Human life is simultaneously material, intellectual, social, moral and spiritual and comprises diverse experiences, activities and processes. As life itself has intrinsic value, so does the person who is living such a life. At the same time, being human is being aware that we are finite, and our personal qualities, habits, worldviews are always situated in our histories, memories, collective wounds, religious teachings, cultural practices and socio-economic and political institutions. So it is imperative for us to engage with others (including the Divine Other) and to be in a relationship with others in order to overcome our limitedness, transcend human conditions and achieve our individual and collective potential. In this way, our being and becoming is not only enriched by those others we encounter, but is also co-dependent on the growth of others and humanity as a whole. This perspective on human life can offer insights to three interconnected aspects on the way we conceptualise human potential. Let’s explore them in turn.


a. Human potential as our gift to each other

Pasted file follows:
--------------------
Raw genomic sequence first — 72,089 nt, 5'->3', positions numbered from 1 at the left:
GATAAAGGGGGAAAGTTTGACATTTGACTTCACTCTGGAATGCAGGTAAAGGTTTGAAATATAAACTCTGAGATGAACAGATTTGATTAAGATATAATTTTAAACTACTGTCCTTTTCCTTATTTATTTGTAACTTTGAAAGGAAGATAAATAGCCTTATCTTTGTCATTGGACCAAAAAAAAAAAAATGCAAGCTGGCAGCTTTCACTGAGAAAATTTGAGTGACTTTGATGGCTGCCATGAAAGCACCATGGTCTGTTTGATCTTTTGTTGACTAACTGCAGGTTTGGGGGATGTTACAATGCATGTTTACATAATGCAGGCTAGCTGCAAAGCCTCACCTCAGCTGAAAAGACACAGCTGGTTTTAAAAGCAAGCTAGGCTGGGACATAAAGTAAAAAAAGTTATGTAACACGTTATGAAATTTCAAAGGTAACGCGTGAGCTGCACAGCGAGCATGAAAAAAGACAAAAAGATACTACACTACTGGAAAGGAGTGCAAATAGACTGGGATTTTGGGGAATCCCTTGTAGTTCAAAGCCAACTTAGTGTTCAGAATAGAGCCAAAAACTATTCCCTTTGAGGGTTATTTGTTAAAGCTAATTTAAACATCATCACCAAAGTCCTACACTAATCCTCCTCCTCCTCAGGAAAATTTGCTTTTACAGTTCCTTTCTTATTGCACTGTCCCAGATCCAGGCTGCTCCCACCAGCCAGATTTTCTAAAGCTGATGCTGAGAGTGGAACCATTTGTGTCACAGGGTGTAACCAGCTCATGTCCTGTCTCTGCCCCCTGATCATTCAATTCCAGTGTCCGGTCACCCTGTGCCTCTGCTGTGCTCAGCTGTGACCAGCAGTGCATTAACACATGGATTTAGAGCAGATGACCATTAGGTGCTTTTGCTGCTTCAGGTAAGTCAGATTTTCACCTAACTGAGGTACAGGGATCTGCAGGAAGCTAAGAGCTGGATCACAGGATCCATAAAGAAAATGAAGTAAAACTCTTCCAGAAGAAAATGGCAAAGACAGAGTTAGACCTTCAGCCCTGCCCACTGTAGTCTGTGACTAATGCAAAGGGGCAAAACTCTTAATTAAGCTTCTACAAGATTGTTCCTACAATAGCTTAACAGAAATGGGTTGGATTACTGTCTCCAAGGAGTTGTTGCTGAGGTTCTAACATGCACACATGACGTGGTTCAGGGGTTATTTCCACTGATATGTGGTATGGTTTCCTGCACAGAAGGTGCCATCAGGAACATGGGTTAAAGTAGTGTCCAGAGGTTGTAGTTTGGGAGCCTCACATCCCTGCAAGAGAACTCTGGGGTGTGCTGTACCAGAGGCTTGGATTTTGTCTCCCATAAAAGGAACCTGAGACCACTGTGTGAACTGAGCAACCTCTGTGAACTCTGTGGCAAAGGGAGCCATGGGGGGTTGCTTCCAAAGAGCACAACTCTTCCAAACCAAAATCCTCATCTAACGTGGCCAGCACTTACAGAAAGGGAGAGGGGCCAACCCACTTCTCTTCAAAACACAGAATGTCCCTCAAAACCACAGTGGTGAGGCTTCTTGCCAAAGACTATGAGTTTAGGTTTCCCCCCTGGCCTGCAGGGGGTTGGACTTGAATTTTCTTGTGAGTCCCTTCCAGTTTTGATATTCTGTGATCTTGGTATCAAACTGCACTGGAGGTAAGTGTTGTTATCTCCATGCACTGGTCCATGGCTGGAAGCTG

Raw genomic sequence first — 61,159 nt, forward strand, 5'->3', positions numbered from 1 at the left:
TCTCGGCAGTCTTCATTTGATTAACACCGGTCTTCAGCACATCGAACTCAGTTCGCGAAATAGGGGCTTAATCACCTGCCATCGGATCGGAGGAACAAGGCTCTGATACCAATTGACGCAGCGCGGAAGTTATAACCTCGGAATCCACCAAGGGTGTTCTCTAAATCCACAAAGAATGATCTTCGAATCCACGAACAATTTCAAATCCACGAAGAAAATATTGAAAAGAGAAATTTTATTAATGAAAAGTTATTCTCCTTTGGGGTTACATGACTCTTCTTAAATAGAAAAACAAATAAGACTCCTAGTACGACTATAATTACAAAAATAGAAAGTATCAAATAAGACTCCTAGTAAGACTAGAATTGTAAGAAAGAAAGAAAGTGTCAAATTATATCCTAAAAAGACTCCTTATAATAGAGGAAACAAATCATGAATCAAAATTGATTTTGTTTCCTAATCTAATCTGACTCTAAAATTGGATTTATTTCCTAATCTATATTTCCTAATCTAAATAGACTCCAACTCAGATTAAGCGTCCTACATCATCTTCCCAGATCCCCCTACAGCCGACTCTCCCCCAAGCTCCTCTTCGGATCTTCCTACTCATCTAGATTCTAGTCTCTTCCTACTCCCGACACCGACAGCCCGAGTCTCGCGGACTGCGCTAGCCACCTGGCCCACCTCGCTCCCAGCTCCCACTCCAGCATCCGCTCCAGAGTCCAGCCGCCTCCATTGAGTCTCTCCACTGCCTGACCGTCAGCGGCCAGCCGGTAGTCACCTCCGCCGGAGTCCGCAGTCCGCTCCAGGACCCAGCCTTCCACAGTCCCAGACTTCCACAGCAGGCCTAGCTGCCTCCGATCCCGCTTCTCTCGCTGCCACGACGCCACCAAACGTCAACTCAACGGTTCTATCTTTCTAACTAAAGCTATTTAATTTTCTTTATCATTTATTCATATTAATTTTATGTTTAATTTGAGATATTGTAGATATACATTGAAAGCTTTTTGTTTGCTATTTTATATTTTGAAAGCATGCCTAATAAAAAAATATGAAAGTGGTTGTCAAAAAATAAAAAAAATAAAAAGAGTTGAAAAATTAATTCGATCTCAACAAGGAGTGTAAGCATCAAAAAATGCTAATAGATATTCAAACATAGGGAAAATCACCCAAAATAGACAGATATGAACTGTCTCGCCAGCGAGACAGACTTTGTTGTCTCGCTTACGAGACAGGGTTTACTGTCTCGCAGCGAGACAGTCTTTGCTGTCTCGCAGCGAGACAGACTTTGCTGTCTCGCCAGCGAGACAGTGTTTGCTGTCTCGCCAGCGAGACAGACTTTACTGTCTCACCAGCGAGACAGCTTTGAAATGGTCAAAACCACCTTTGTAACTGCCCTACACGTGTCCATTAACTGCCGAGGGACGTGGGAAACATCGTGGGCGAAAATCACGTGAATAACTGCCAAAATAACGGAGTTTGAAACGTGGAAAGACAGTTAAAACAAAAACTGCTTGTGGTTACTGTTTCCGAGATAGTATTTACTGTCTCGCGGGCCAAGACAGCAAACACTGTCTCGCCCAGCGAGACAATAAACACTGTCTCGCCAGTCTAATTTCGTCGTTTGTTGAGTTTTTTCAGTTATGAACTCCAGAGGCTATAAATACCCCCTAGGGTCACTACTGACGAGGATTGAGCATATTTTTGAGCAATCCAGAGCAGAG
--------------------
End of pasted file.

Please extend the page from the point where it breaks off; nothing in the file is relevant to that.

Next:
Many thinkers have long pointed out the irreducible importance of other people in one’s own life and the intersubjective nature of transcendent human conditions. For instance, Scottish philosopher John Macmurray has proposed that the presence of others is essential in our own being as humans. He writes that there can be no person whatsoever, without two persons in relation.* He goes as far as claiming that ‘we need one another to be ourselves,’ highlighting the relational way of our being.** This relationship characterises the natural way that we take delight in the each other’s being for its own sake. Macmurray claims that it is the only way to be human. Likewise, French philosopher Gabriel Marcel, when discussing the nature of human relationship, stresses the notion of with, and its metaphysical value, as a genuine coesse, or being-with.*** Being human is thus being-with (other humans and the Divine Other), a participatory relationship which requires an openness towards others and an intimacy with others. In this way, Marcel argues, being is communing.